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Andrew J. Rotherham

Chad Aldeman and I have a new paper out today about teacher pensions, Friends Without Benefits  (pdf). It looks at how the current approach to teacher pensions works in the context of broader retirement security issues.

If you’ve followed our work on teacher pensions you know that we see the fiscal problems facing teacher pension plans as a result of bad decisions by state policymakers and a corresponding lack of fiscal discipline as well as ill-considered benefit enhancements. Shoring that up is a fiscal sustainability issue. But there are also a broader set of design questions given what we know about the changing teacher workforce.  Friends Without Benefits is about those design issues and the impact they have on America’s largest class of B.A. workers.

In Friends Without Benefits we use state pension plan data to estimate how many teachers will qualify for at least a minimal pension benefit. Overall fewer than one in five teachers will stay long enough to reach their normal retirement age. But it varies, for instance,

  • At least two-thirds of teachers in Idaho, California, and Kentucky will qualify for a pension benefit.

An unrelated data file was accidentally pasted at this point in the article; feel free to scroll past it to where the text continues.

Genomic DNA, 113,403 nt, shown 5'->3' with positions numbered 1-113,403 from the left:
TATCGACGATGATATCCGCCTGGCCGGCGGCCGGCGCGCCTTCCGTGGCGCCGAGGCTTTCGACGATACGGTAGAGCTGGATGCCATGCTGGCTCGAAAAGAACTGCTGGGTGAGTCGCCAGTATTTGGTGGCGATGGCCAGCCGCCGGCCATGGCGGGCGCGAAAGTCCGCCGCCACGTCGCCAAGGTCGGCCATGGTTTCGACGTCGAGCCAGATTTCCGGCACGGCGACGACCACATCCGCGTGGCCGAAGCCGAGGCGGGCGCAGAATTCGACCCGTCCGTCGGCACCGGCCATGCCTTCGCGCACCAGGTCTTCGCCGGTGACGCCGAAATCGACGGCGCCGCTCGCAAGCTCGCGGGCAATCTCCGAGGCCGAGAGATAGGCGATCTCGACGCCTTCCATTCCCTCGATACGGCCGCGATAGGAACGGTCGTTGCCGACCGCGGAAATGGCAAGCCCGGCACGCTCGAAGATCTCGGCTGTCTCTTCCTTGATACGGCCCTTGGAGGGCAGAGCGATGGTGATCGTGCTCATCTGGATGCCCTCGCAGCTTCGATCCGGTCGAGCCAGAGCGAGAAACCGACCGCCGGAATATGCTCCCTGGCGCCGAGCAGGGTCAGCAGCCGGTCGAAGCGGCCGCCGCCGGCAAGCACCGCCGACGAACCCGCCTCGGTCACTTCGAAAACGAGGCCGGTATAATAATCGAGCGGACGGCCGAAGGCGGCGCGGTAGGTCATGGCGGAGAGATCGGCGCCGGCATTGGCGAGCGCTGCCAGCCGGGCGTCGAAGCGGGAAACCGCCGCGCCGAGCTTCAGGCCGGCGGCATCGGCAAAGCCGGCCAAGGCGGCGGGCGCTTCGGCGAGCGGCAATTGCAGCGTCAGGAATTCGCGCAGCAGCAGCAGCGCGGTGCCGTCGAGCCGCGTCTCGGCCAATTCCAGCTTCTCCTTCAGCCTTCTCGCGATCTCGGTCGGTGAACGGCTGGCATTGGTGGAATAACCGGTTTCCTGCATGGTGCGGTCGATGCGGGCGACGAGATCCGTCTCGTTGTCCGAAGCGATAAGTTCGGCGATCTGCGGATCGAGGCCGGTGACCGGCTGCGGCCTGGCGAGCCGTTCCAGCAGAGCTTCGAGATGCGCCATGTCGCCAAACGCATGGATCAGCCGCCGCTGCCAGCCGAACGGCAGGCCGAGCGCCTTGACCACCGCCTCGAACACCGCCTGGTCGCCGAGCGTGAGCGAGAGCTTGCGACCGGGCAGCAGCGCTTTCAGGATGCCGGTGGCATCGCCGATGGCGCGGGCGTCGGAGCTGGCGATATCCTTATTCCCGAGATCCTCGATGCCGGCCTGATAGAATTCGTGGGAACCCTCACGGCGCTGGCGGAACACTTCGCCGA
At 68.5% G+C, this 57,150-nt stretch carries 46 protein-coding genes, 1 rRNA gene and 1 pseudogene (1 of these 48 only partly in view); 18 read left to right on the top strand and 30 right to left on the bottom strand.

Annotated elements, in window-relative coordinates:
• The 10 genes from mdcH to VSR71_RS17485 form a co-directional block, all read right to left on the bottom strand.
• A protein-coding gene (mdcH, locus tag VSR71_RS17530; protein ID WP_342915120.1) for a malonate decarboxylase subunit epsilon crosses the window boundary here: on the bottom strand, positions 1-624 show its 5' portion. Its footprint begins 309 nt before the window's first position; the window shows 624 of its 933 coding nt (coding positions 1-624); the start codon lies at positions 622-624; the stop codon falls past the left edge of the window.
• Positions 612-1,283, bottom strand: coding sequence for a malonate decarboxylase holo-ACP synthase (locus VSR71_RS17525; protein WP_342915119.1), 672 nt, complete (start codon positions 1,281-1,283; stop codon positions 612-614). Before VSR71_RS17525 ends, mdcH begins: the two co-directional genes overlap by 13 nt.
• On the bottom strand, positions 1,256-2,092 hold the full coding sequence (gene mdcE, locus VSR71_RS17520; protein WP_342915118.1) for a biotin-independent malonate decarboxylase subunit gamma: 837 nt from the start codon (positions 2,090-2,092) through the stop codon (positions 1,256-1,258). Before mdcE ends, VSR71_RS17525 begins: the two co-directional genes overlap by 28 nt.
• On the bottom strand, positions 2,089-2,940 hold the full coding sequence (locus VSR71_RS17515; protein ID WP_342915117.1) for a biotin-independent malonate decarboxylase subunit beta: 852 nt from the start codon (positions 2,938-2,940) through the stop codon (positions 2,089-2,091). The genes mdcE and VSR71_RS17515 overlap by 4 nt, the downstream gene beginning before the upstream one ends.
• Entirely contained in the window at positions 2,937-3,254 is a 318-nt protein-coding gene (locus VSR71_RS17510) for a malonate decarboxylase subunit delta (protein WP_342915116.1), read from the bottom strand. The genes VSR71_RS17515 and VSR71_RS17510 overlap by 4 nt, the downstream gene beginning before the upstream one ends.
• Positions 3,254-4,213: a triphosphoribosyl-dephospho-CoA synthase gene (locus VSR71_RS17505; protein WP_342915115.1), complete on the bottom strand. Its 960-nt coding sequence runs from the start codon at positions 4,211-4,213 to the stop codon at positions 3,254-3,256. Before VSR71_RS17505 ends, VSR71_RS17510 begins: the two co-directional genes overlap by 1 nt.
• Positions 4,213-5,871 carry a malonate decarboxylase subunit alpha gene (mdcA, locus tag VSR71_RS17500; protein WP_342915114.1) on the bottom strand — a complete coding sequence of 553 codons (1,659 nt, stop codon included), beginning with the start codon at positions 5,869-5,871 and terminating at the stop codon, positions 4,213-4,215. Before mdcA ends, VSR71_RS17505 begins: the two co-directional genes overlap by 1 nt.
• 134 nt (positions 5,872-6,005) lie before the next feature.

• Nine states—Maine, Vermont, South Dakota, New Hampshire, Mississippi, Wyoming, Texas, Nebraska, and Arizona—and the District of Columbia estimate that fewer than 10 percent of teachers will remain in the state system long enough to earn a secure retirement benefit.
  • Maine estimates that 86.1 percent of teachers will not qualify for a pension, and the District of Columbia estimates that four out of five beginning teachers will not.
  • Only about 25 percent of teachers will qualify in Mississippi, Pennsylvania, New Hampshire, and Hawaii.
  • Fewer than 35 percent of teachers will stay long enough to qualify for a pension in Florida, Nebraska, Indiana, South Carolina, New Mexico, Ohio, Georgia, and North Carolina.
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